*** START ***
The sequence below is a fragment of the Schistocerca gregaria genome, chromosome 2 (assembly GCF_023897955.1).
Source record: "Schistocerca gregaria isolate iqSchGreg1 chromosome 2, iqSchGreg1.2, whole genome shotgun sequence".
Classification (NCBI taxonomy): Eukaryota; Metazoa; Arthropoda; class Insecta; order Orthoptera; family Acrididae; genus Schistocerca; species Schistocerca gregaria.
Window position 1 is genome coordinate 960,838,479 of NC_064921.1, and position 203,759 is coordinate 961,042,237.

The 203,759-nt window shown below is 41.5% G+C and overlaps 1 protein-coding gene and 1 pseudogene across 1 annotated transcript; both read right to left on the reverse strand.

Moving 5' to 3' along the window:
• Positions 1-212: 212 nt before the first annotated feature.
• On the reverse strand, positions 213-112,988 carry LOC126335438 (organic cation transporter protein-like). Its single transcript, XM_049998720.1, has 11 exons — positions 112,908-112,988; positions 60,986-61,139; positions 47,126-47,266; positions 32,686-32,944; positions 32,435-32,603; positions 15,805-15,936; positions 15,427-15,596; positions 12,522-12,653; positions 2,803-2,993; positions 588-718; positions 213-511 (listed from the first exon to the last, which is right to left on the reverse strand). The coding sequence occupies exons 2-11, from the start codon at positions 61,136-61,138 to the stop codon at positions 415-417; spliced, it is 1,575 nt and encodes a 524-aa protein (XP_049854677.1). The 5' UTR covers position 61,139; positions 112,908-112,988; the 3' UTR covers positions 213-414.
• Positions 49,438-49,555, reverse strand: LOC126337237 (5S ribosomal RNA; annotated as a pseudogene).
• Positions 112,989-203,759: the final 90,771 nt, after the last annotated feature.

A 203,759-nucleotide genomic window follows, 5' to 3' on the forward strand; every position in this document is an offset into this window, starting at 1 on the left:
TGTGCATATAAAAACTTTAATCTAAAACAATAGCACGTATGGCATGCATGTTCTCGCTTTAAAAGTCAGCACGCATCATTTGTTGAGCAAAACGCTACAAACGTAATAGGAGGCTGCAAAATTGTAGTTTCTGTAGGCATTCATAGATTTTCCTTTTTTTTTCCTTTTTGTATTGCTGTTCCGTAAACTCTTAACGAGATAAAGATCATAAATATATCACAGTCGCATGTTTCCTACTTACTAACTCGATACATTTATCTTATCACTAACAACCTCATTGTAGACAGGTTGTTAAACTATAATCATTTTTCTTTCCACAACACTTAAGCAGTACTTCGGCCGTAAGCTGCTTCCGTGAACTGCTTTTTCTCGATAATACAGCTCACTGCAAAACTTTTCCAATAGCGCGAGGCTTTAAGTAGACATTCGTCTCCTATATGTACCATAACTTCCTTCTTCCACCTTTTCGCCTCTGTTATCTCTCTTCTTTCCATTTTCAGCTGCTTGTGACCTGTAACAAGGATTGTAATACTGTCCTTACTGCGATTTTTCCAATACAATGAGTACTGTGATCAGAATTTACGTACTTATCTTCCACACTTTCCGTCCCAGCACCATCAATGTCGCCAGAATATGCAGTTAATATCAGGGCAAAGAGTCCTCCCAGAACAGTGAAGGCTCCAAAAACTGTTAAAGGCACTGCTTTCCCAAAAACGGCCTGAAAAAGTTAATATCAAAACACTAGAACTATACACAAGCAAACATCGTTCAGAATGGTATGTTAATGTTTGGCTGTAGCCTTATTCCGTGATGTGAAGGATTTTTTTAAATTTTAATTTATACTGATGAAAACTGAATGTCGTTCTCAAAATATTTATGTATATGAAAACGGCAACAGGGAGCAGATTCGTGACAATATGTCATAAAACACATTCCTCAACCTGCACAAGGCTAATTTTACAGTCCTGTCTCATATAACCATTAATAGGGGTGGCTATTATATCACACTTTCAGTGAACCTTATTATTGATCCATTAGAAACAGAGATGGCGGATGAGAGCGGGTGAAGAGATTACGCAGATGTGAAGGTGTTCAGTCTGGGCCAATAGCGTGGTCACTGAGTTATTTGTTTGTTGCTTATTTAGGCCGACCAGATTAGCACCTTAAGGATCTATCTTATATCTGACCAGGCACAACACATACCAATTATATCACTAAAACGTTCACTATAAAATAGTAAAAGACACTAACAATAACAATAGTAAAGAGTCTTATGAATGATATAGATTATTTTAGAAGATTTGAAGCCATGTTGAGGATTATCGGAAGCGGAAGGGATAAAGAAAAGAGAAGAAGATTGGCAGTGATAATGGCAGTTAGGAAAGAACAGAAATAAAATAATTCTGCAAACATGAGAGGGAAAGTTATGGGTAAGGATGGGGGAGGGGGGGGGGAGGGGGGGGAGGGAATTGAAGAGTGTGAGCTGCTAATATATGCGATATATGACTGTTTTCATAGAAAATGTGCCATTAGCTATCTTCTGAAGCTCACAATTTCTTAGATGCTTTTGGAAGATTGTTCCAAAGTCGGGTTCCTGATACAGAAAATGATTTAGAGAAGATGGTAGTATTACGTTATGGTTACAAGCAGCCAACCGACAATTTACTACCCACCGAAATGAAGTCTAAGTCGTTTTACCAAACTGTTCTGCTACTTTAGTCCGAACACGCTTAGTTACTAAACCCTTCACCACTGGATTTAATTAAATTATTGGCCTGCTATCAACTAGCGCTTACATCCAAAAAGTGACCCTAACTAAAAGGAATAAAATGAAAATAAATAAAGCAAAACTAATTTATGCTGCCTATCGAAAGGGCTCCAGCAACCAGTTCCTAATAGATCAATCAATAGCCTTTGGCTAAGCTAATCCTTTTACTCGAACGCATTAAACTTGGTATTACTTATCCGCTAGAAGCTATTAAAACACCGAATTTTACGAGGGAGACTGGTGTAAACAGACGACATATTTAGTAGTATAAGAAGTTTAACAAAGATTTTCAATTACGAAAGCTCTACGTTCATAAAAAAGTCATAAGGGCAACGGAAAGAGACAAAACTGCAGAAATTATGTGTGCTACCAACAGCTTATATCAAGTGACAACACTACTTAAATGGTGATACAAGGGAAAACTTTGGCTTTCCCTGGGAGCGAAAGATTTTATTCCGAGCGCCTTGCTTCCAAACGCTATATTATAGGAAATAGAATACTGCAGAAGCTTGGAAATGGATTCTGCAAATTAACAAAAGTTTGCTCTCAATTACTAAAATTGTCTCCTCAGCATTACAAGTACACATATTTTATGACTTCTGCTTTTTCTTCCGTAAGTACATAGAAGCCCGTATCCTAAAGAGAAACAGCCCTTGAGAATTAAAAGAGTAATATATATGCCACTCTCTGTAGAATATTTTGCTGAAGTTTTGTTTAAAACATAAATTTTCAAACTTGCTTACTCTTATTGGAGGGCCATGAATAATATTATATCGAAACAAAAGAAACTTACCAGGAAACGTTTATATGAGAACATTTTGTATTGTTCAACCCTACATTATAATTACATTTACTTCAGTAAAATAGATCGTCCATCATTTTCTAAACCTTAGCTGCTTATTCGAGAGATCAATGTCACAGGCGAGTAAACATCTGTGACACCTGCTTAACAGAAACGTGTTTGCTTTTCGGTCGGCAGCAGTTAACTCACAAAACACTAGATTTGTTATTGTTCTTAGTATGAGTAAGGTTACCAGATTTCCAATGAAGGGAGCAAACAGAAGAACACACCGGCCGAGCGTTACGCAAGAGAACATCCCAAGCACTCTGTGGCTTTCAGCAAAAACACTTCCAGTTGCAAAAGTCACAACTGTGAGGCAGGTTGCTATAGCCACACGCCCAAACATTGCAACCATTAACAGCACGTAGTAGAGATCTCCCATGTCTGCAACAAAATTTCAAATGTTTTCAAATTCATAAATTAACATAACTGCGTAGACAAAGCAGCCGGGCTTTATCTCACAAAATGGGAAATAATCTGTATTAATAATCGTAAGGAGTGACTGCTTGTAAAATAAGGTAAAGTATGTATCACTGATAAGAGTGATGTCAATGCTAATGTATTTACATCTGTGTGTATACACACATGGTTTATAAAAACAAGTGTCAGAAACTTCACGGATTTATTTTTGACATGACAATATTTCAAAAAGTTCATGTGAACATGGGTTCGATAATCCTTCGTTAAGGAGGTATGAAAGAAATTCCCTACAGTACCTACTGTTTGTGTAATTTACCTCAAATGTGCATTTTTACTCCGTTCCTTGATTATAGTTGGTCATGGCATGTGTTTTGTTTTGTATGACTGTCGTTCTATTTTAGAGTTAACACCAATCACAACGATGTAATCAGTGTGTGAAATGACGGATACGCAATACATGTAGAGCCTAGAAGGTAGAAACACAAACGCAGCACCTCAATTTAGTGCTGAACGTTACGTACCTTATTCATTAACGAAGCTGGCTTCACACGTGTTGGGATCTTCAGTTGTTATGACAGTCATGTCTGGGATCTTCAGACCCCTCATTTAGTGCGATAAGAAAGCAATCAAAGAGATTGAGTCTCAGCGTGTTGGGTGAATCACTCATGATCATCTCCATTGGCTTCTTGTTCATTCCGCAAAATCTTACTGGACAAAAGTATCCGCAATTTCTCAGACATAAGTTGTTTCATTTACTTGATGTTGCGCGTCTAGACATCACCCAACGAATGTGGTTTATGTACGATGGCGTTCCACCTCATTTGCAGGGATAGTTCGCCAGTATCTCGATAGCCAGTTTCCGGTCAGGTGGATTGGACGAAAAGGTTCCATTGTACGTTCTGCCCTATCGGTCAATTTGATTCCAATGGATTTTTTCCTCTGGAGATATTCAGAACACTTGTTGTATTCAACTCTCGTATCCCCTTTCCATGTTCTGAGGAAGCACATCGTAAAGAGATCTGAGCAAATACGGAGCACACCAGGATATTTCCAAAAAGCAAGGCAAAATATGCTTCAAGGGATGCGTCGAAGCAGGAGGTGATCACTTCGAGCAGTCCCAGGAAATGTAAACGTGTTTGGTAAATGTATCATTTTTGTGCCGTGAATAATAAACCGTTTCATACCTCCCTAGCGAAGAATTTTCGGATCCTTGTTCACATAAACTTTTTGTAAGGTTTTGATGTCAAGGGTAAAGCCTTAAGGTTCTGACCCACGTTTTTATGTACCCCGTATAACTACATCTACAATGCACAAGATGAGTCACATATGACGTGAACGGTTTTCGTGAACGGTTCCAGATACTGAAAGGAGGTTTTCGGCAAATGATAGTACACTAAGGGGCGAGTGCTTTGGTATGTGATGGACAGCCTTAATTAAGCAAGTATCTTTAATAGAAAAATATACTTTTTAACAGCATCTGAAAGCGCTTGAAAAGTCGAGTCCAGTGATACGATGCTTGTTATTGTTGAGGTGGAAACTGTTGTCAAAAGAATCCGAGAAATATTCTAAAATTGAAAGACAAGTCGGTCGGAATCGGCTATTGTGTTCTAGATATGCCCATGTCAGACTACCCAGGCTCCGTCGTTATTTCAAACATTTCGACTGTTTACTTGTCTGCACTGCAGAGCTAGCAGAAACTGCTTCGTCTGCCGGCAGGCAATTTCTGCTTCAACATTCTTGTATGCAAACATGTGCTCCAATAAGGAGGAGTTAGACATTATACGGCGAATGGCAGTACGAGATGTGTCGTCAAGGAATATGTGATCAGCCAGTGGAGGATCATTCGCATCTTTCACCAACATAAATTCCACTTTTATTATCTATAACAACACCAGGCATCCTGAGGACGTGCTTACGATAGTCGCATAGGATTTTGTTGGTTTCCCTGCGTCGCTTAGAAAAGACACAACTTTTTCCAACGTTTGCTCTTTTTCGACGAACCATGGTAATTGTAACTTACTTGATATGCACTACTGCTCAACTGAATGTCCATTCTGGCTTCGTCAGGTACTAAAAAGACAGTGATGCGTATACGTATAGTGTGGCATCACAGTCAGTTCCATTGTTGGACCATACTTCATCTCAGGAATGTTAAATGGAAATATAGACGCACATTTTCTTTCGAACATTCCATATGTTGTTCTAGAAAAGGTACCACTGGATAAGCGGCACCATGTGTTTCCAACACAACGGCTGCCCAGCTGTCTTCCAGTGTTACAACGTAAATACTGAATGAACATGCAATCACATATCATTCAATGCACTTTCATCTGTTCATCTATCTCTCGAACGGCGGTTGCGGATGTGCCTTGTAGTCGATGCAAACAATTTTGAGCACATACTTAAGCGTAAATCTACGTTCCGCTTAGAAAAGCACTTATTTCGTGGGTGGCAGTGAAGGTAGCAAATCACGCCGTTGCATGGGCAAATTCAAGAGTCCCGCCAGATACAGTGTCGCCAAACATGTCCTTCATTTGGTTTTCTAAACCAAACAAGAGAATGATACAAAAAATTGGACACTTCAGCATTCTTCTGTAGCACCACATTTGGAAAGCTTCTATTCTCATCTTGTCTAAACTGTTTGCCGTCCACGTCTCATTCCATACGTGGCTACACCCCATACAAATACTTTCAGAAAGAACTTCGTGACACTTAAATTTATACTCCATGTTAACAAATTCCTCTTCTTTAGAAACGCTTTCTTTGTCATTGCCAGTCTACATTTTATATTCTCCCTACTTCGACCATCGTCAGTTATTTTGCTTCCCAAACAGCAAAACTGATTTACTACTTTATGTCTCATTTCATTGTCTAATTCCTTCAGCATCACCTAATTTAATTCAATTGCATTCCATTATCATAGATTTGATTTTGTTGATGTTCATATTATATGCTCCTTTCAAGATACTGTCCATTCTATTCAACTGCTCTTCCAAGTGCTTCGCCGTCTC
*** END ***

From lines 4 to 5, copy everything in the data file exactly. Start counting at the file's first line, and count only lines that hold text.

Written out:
Window position 1 is genome coordinate 960,838,479 of NC_064921.1, and position 203,759 is coordinate 961,042,237.

The 203,759-nt window shown below is 41.5% G+C and overlaps 1 protein-coding gene and 1 pseudogene across 1 annotated transcript; both read right to left on the reverse strand.